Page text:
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WAR DIVIDES, MUSIC CONNECTS
Using music to bridge divides, connect communities,
and heal the wounds of war and conflict.
September 4, 2010 •• Rwanda Youth Music
Empower African Children!
Youth during music workshops at Empower African Children’s house

“Music has made me what I am. It has made me self-confident. I don’t know where I would be today without music.”

This was said in the end of a two-days training workshop we gave at Empower African Children house. It was said by B, a teenager whose story appears in the book Transcendent Spirit: The Orphans of Uganda, a telling and mesmerizing account of text and photographs of Ugandan orphans (photographs: Douglas Menuez, text: Rachel Scheier). Here’s a quote from B’s story in the book:
On the night of March 2, 1998, rebels from the Lord’s Resistance Army crept into the tiny Ugandan village of Pacho. They hacked 11 people to death with machetes and burned their huts to the ground. Thirty-eight children were orphaned. Among them, little B.
The LRA, a murderous insurgent group that has terrorized northern Uganda for more than 2 decades, is most infamous for kidnapping village children and transforming them into child soldiers and sex slaves. B, then 5, and the other children of Pacho, were spared that night only because they were sleeping on the floor of a school several kilometers away when the rebels attacked—a safety practice known locally as “night commuting”.
B and his older brother, N, got news of the attack as they walked back to the village the next morning. B’s mother died when he was an infant, so he was particularly dependent upon his father. B and N watched with horror that day as their father and the other victims of the LRA attack were hurriedly buried in shallow graves.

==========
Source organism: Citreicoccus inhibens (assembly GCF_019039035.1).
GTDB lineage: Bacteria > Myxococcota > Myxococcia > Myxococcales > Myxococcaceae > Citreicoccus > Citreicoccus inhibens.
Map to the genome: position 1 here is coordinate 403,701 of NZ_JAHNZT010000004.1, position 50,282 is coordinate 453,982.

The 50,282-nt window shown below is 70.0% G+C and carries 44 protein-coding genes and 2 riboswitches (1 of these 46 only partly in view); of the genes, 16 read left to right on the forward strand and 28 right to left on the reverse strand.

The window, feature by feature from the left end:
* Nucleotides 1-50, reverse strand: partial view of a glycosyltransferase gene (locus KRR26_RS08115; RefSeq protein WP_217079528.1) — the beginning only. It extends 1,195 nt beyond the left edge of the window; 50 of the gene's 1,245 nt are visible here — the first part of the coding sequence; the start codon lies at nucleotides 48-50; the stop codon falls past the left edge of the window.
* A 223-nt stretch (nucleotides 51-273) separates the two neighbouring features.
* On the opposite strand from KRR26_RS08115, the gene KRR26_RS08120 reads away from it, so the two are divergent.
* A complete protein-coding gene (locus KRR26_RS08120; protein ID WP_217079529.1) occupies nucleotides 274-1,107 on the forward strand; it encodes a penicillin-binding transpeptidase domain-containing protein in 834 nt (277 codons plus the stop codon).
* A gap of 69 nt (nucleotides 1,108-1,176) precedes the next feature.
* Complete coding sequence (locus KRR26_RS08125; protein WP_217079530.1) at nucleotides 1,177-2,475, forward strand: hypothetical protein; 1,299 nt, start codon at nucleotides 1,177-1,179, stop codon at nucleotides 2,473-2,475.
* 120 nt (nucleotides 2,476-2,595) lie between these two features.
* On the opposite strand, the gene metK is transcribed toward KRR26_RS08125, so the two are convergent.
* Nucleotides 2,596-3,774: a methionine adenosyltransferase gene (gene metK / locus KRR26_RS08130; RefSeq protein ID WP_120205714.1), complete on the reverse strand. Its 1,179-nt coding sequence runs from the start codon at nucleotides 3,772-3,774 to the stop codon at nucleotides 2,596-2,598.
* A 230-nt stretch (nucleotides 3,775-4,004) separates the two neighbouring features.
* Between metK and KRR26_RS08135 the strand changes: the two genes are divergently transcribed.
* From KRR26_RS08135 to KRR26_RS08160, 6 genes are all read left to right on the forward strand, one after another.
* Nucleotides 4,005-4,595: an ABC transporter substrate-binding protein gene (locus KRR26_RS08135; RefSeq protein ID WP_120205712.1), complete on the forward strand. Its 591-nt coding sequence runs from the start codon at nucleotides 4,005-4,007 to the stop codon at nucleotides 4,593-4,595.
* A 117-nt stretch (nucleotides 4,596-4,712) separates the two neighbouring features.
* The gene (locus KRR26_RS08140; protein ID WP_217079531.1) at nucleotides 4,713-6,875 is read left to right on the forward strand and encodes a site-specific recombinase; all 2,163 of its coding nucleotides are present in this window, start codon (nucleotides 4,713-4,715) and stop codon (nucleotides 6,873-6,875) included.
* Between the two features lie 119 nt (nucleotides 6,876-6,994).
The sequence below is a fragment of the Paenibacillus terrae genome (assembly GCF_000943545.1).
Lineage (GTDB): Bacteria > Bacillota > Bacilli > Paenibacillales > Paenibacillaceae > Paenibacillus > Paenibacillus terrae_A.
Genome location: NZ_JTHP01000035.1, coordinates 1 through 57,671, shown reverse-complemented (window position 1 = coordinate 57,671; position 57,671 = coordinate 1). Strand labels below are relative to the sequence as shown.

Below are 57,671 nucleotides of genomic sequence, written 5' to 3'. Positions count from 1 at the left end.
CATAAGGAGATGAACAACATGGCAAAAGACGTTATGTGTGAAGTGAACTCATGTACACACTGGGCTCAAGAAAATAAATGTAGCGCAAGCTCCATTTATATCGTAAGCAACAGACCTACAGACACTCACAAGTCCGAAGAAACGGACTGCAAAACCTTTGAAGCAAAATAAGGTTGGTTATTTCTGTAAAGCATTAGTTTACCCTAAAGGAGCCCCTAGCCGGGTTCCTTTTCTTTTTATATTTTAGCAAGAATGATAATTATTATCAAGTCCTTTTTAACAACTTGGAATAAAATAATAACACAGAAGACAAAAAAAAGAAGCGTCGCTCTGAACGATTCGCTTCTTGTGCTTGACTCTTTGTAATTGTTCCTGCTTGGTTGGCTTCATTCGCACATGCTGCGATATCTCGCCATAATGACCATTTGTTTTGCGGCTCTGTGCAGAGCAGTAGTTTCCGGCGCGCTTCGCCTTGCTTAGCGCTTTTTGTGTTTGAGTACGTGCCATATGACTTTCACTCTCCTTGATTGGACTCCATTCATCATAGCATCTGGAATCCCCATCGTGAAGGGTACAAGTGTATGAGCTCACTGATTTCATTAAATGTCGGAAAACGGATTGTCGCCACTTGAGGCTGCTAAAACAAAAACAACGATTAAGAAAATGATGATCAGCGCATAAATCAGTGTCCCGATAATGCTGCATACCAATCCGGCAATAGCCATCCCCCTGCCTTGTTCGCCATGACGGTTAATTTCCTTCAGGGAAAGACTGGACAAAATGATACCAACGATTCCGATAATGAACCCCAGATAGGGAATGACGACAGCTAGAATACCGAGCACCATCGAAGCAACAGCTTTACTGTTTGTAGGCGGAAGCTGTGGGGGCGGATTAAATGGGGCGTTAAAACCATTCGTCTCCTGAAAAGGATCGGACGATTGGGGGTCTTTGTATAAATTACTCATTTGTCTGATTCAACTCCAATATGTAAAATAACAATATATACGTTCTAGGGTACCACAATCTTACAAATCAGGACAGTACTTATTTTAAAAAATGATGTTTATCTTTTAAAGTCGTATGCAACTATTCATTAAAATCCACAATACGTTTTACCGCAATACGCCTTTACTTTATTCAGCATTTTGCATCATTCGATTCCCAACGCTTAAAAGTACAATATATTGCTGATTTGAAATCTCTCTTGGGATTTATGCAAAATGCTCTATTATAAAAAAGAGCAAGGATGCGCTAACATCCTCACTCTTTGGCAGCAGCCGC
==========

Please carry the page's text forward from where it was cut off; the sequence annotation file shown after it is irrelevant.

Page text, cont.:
We strongly recommend that you order the book to support the EAC project, by placing your order through the website of Empower African Children: http://www.empowerafricanchildren.org
The 28 participants of the music training workshops that we gave at the EAC house welcomed us with a captivating performance of traditional African dance and music, which left us dumbstruck. During the workshops they proved to be so inspiring, talented and engaged, that we could really not hope for any better conclusion to our trip.

The girls performing for us
Empower African Children is a young, animated and vibrant organization which is set to provide a home and education to orphans and children at risk. They are currently building a school that will incorporate innovative forms of education, which will focus on students creativity, expression and preparation to real life.

The boys performing traditional dance, and drumming

The current group of children and youth at the EAC house have been traveling and performing traditional African music and dance, speaking about the situation in Uganda, their lives’ stories, and giving workshops. From what we have seen and heard, they are absolutely extraordinary, and they want to give, and to teach others in their communities and other countries about the local culture and promote empowerment among other children and youth across the region.

Improvising with sticks
During the workshops, we improvised a lot, individually, in groups, and as a whole, and the vibe was so energetic and fun and musical, that everyone couldn’t stop smiling and laughing. We promise to post videos when we come back to Jerusalem, but meanwhile use your imagination with the following audio bits:

Click here to listen to / download the traditional Ugandan song.

Click here to listen to / download the sticks improvisation  session.
•• Topics Rwanda Youth Music